Atlas of Western Africa, the fourth and final volume in a series of tactile maps of Africa published by the Princeton Braillists, is now available. The atlas contains fifteen maps and costs $14. To order Atlas of Western Africa or any other Princeton Braillist tactile atlas, contact Ruth Bogia at (215) 357-7715 or Nancy Amick at (609) 924-5207. More information is available at http://mysite.verizon.net/resvqbxe/princetonbraillists.
An updated version of the iBill Talking Money Identifier is now available from Orbit Research. The second-generation device, which costs $119, has a rounded shape, earphone jack for privacy, recessed buttons to prevent accidental activation, and increased volume. Users insert a U.S. currency bill into a slot and push a button to hear the denomination announced. For more information visit www.orbitresearch.com or contact Orbit at 1-888-606-7248.
The following books were recently produced for the NLS program. To order books, complete the order form and return to your braille-lending library.
Note: For the information of the reader, a notice may appear immediately following the book description to indicate occurrences of violence, strong language, explicit descriptions of sex. The word “some” before any of these terms indicates an occasional or infrequent occurrence, as in “some strong language.”
American Rebel: The Life of Clint Eastwood BR 18823
by Marc Eliot
Film historian’s biography of the Academy Award-winning actor, producer, and director. Discusses Eastwood’s five decades of work, his personal life as the father of seven children with five different women, the palimony lawsuit against him, and his stint as mayor of Carmel-by-the-Sea. Some strong language. 2009.
The Civil War: A Concise History BR 19509
by Louis P. Masur
Overview of the causes of the American Civil War, a year-by-year summary of its major battles, and analysis of political and social developments in the North and South. Discusses the aftermath of the conflict—including President Lincoln’s assassination and Reconstruction—and the ways it changed the country. 2011.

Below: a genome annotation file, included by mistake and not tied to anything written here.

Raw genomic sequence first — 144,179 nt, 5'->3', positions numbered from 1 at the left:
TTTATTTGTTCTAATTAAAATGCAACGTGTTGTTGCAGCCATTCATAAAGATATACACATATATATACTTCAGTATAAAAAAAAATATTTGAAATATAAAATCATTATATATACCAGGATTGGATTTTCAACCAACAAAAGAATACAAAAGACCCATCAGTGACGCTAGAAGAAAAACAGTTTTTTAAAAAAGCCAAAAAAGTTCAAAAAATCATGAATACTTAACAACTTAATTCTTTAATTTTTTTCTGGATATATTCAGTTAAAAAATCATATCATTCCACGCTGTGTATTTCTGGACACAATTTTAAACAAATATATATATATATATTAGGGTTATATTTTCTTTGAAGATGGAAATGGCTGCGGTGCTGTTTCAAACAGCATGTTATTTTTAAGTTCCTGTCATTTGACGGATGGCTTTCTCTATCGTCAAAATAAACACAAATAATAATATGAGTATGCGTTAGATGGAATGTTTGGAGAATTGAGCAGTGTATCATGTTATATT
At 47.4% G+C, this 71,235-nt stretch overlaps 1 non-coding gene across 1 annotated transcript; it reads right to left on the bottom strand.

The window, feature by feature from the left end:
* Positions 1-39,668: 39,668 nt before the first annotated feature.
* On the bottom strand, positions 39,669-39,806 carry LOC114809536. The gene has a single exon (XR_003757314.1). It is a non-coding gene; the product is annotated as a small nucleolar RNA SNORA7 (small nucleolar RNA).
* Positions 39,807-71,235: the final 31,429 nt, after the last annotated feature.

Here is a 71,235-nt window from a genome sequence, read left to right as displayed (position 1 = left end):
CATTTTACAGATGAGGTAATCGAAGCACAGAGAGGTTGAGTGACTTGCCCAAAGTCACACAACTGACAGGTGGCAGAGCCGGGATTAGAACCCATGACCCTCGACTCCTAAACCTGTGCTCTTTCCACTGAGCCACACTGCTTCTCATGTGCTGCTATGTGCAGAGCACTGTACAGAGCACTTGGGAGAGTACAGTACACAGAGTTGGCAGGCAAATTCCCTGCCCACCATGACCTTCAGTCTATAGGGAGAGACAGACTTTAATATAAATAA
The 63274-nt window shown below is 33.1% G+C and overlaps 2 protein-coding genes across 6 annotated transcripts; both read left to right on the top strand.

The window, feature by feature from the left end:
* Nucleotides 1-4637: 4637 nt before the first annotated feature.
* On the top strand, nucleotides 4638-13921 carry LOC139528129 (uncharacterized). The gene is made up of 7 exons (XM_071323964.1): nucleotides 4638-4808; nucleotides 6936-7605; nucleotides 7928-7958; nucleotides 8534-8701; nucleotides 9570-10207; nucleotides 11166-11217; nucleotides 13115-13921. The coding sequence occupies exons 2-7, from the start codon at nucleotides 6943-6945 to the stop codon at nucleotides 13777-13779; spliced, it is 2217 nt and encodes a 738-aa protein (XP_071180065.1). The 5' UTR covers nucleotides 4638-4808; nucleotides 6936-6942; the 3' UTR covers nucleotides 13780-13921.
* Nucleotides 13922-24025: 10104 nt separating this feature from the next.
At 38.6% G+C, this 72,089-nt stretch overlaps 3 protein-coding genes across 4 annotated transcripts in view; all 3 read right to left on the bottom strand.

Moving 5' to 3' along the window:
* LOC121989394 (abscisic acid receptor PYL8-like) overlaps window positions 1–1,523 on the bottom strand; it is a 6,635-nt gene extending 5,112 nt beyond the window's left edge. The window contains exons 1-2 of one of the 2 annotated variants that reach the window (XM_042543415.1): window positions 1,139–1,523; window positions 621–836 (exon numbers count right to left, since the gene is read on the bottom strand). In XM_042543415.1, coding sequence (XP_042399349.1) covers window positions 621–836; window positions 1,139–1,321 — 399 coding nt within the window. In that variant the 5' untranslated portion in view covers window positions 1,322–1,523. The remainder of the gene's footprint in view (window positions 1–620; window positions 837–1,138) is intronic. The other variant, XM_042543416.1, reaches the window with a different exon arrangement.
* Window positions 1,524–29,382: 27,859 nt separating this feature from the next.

Superman Versus the Ku Klux Klan: The True Story of How the Iconic Superhero Battled the Men of Hate BR 19518
by Rick Bowers
Discusses creators Jerry Siegel and Joe Shuster’s Jewish upbringing during the Great Depression and its influence on the development of their superhero Superman. Covers the rise of the KKK and the emergence of the radio show The Adventures of Superman. For junior and senior high and older readers. 2012.
The Artificial Ear: Cochlear Implants and the Culture of Deafness BR 19525
by Stuart Blume
Blume, a father of hearing-impaired children, relates the medical, economic, political, and social history of cochlear implants, starting with their conception in the 1930s. Focuses on technological advances in the field. Discusses the controversy surrounding the device, the deaf community’s reactions, and the opinions of hearing parents. 2010.
Deaf in Delhi: A Memoir BR 19537
by Madan Vasishta
Vasishta—who lost his hearing in 1952 at age eleven—describes the medical, cultural, and educational hurdles he faced before winning a scholarship to a photography school for the deaf in his native India and later to Gallaudet College in Washington, D.C. 2006.
Anarchism: Exploring World Governments BR 19538
by A.M. Buckley
Examines anarchy—the absence of government—and seeks to dispel common misconceptions about anarchism. Discusses anarchist principles such as equal access to and freedom in all things. Profiles key figures, including Mikhail Bakunin, and describes events, case studies, and more. For junior and senior high and older readers. 2011.
Branch Rickey BR 19540
by Jimmy Breslin
Pulitzer Prize-winning columnist’s biography of Brooklyn Dodgers manager Branch Rickey (1881–1965), who integrated major league baseball when he signed African American player Jackie Robinson in 1947. Also describes Rickey’s invention of the farm system. Some strong language. 2011.
Floating Gold: A Natural (and Unnatural) History of Ambergris BR 19555
by Christopher Kemp
Molecular biologist explores the creation and history of ambergris, a substance excreted by sperm whales as part of the digestive process after eating squid. Explains the perfume industry’s role in making ambergris one of the rarest and most valuable materials in the world. 2012.
Broetry: Poetry for Dudes BR 19560
by Brian McGackin